Samsung's "Voice of the Body" is an open hardware and software platform for personal health monitoring


What if your body had a voice? That was the premise that was asked, and would anchor the presentation Samsung provided in San Francisco on Wednesday. The context was mean to dovetail on today’s wearable devices and where Samsung wants to focus development.

Imagine if we could capture and store, privately (more on that later), data about the condition of our body, from electro-cardiogram type information to oxygen and circulation data in our blood? Ultimately, being able to have truly dedicated sensors that could harness this data is ideal, but people are not yet comfortable with wearing gear for telemetry purposes other than something on the wrist.

As it is right now, all the wearable gear out there is marching to its own tune, doing its own thing, and grabbing data in its own way with marginal accuracy. By and large, these are closed ecosystems or proprietary applications within an open architecture that have limited scalability.

Samsung instead introduced a new approach to digital health. While there was no new “Samsung” product introduced during the course of events, there was indeed a new product, and a new platform announced, though both are a long way off from being commercially available.

First on the list is SIMBAND, a modular, wearable sensor platform, designed to be an open architecture so that developers and device makers do not have to constantly reinvent the wheel. On a circuit board half the size of a microSD card, Samsung has built a device with amazing sensor abilities, while keeping hardware bulk to an absolute minimum.

Then there is SAMI, Samsung Architecture Multimodal Interactions, a cloud-based data platform. It too will be open source, and secure. In the final analysis, this is where your body’s health telemetry is stored, but the catch is that the data will not transfer ownership. No one, including Samsung, takes ownership of the information, it remains yours. The revelation took a moment to sink in, but once it did, applause interrupted the presentation mid-stream.

Finally there is the partnerships that Samsung is building to encourage development. The small ARM-based processor on the SIMBAND is built by IMEC. Samsung has also partnered with University of California, San Francisco Medical Center. There are more players involved, but based on the brief on-stage demonstrations provided, the possibilities with this platform are straight out of science fiction, and almost feel like they would be ready for prime time.

Samsung’s Vice-president of Digital Health, Ram Fish, was wearing an investigational prototype SIMBAND and provided us with a real-time look at the data the platform was capturing. Frankly, it puts every other wearable on the market today to shame, by a wide margin.

It is readily apparent that “proof-of-concept” has been achieved, and a company like Samsung has the resources to create what it sees as the third generation of devices that would empower individuals to gain a real understanding of their body’s “voice.” The first generation of the digital health era are apps, and today’s wearables are the second generations.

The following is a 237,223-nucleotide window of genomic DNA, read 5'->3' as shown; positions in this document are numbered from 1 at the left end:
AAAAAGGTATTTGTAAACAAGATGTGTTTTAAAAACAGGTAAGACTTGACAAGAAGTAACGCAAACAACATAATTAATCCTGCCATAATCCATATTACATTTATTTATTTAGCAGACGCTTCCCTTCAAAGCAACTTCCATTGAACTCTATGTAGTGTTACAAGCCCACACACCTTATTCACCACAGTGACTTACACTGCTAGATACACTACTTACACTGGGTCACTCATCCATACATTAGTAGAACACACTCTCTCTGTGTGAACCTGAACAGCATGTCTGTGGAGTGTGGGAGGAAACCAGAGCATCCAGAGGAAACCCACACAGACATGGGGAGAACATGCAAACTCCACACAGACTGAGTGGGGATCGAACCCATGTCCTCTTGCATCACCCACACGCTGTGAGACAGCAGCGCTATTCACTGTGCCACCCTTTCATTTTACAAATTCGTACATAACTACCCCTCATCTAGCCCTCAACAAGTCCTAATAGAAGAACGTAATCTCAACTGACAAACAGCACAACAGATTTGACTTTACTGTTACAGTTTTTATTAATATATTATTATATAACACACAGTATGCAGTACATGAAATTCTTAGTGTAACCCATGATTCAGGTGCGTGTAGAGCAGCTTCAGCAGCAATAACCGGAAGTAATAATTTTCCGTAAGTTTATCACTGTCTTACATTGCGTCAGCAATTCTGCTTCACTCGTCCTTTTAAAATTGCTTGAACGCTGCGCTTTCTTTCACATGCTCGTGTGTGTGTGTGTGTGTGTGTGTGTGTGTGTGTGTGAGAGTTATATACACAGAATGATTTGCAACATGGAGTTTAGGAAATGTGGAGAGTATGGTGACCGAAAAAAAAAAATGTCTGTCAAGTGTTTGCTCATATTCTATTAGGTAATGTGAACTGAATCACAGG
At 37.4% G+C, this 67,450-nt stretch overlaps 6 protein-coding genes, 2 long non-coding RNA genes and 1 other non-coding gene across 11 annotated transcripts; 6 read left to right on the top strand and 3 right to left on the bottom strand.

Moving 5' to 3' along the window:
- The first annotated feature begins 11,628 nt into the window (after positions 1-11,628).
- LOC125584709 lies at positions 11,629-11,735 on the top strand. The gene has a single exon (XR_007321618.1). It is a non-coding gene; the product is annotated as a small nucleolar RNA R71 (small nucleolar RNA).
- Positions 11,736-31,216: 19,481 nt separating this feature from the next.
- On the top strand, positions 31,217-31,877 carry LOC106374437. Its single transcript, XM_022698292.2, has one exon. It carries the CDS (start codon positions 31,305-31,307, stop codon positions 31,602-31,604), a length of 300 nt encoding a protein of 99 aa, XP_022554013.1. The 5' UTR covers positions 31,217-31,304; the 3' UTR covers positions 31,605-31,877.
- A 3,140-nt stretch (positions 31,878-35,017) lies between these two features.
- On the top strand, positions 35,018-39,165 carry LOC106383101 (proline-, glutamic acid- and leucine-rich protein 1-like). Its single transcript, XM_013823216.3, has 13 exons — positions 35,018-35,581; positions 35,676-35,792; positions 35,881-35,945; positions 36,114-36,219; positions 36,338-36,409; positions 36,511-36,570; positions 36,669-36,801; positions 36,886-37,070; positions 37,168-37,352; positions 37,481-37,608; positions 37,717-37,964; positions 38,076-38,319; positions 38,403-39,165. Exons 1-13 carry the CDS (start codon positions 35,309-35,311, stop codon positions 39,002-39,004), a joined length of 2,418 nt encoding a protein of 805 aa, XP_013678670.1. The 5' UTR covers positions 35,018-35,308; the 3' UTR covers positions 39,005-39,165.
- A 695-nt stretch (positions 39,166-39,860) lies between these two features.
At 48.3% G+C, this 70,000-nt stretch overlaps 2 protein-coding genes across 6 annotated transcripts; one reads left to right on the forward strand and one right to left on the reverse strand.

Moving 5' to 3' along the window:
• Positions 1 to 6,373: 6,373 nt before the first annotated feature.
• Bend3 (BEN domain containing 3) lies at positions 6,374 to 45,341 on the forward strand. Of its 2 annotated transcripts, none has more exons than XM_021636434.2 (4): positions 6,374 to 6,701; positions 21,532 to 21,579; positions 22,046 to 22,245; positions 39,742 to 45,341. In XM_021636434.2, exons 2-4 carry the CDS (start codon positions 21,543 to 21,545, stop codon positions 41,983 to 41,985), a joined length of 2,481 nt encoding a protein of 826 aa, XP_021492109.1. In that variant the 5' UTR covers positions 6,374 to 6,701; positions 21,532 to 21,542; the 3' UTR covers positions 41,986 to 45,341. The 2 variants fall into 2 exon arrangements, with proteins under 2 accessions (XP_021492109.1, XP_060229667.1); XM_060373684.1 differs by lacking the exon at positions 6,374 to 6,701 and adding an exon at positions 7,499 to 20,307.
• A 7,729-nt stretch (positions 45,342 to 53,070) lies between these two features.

Why make it an open project? Because simply, the world’s population is getting older, rapidly. The scale of peripheral issues associated with that factor alone is bigger than any one entity can tackle. By establishing what Samsung hopes will be a common and open platform, significant health resources can be directed as proactive rather than reactive, which can be a significantly more expensive proposition.

Despite the proof-of-concept, Samsung also knows that it will take a wider developer base to ensure sensors are accurate, power consumption is under control, and that privacy is maintained. The benefit of the open hardware platform is that Samsung has already done a lot of the heavy lifting so that smaller startups can focus on the functions and features of their intended product.

That all sounds great when it comes to wearable tech, but in order for the data that is gathered to be of any real value, it needs to be continuous. With all the devices today, you have to take them off to charge the batteries. Samsung instead brings a wire-free charging battery to the SIMBAND which the user snaps on and recharges while still wearing it.

In the final analysis, by building a continuous “bio-journal,” we can then share the behavior of our body, and this can be shared with our doctors. The data can also be amassed against others’ bio information to establish and examine trends. Since SAMI is basically a broker of the information and holding it like a bank, you control access.

The SIMBAND developer’s kit and open APIs for SAMI will be available later this year. Samsung will also hold a developer conference to keep the creative ideas flowing. Samsung is also setting aside $50 million in funding awards to developers and entrepreneurs that bring new technology and ideas that can enhance the ecosystem.

It was pretty neat seeing these ideas in action, even if it is only the beginning. In addition to the technical challenges, there will be some social challenges to consider as well, such as building trust about the integrity of data being stored in the cloud. With what Samsung has built to get things rolling however, not only does it complement its own S Health apps, it is evident that this generation of technology stands to be a net-benefit across the board.


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